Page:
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some thoughts on technophilia

danah boyd challenges technological determinism: some thoughts on technophilia:

It is easy to fall in love with technology. It is equally easy to fear it…I want to push back against our utopian habits because I think that they’re doing us a disservice. Technology does not determine practice. How people embrace technology has less to do with the technology itself than with the social setting in which they are embedded. Those who are immersed in a techno-savvy, technophilic community are far more likely to embrace technology than those whose social world is shaped by other patterns of consumption and communication.

Hard to disagree with that assertion. But what’s new is also exciting. A new tool can sometimes lead an educator into entirely new mode of practice. For example, I’ve used blogs in teacher education programs. On many occasions, the value of a blog or podcast is found in what it does to the educator who is actively experimenting. I agree with danah that simply dropping a new piece of software into a course won’t necessarily result in positive learning experiences for learners. But a tool can change a way of thinking for the teacher. Perhaps teachers who are excited about trying a new tool produce a ripple effect of pedagogical improvement. I’d rather have an educator trying new tools (and failing) than have an educator who is quite content not experimenting.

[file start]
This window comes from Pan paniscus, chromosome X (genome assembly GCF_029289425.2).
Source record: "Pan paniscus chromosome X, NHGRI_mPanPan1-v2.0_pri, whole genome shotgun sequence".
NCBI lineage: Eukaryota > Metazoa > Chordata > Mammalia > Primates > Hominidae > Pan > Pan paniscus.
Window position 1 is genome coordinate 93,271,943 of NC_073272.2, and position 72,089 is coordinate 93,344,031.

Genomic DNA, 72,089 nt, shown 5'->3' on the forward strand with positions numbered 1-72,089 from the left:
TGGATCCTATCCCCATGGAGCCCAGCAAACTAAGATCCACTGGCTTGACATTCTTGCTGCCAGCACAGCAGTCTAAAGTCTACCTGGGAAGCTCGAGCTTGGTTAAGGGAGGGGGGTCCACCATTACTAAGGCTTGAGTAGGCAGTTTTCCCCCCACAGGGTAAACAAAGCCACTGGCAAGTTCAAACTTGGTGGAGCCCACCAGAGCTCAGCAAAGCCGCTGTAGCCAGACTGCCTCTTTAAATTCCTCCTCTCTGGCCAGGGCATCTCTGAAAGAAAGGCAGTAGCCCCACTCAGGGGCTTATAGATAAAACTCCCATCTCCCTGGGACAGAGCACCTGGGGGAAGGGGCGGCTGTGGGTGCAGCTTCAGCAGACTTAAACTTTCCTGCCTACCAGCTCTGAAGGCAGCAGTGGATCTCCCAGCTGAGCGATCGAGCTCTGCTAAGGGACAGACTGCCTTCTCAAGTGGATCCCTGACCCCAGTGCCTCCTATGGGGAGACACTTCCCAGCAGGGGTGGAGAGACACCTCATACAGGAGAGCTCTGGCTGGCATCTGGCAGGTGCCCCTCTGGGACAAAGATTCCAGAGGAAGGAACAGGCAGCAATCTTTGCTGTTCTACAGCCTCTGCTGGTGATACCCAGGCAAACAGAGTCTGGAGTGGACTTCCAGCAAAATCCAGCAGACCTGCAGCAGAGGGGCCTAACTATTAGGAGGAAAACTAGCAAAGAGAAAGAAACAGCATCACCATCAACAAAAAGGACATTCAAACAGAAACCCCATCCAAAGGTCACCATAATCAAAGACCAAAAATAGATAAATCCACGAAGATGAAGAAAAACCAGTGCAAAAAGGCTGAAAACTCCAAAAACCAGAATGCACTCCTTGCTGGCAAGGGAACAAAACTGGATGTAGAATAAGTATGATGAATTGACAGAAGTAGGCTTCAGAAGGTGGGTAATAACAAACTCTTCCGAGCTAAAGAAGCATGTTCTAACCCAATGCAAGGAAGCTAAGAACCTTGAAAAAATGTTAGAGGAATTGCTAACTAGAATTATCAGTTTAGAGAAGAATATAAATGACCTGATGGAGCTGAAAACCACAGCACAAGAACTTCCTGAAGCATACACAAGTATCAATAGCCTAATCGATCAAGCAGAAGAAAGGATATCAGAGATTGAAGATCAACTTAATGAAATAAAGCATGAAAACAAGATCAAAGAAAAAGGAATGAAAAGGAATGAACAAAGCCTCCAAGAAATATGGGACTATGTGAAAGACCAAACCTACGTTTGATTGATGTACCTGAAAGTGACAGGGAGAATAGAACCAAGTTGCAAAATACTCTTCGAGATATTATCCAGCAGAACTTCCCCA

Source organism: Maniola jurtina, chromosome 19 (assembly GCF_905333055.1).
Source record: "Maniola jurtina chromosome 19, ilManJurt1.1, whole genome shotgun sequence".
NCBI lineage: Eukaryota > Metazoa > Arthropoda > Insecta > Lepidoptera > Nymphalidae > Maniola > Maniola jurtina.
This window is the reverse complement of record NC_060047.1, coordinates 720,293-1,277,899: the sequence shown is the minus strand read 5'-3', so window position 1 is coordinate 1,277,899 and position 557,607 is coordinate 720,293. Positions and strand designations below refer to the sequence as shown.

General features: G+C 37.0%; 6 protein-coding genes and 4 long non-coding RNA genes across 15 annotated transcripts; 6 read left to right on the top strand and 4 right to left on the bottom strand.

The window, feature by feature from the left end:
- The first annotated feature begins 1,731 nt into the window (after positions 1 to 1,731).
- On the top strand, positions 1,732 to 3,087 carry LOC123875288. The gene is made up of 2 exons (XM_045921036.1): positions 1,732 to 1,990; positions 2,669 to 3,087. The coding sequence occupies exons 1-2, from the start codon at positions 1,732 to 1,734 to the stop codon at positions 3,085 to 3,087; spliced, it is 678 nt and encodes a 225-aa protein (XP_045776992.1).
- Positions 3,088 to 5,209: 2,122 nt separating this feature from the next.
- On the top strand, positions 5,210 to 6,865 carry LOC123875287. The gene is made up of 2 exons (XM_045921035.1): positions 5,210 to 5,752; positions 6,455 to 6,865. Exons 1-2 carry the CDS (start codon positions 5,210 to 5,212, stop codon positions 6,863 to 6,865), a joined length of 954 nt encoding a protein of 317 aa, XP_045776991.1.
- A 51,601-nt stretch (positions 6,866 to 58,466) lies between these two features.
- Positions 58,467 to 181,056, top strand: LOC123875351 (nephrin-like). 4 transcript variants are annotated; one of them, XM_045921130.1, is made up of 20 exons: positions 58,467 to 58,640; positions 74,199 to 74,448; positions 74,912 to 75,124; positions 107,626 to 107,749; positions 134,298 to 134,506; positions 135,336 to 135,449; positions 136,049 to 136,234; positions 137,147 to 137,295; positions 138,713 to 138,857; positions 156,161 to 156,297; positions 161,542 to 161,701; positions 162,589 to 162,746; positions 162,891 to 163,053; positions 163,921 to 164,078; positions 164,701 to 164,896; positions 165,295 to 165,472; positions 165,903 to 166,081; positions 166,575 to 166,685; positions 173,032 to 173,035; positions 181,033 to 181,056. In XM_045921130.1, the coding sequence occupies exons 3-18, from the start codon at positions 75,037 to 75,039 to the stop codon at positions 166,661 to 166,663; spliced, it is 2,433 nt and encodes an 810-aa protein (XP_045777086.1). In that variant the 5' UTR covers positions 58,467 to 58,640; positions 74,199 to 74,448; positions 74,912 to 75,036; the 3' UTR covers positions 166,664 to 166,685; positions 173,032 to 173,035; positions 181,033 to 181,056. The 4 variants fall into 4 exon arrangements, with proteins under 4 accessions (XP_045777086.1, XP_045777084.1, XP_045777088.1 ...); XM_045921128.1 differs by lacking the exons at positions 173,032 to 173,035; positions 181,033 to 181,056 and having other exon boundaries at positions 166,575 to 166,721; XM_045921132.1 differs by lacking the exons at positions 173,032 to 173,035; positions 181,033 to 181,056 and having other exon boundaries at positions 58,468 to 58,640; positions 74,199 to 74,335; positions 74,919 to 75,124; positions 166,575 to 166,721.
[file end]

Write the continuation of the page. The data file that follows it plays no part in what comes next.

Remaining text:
One Comment

  1. Howard Errey wrote:

    I too would much rather have an educator experimenting – or even just playing around. Perhaps Danah is wary of a potential promethian hubris in introducing new tools – it is not always straightforward; and I think she is partially right in needing to allow for social or oganisational context. However the creative impulse can come from anywhere and isn’t necessarily a result of social context. I suspect that sometimes an innovative impulse emerges despite (or unwittingly in response to) a non-tech-savvy community. And then try stop the fire of enthusiasm from spreading :)

    Sunday, August 23, 2009 at 7:33 pm | Permalink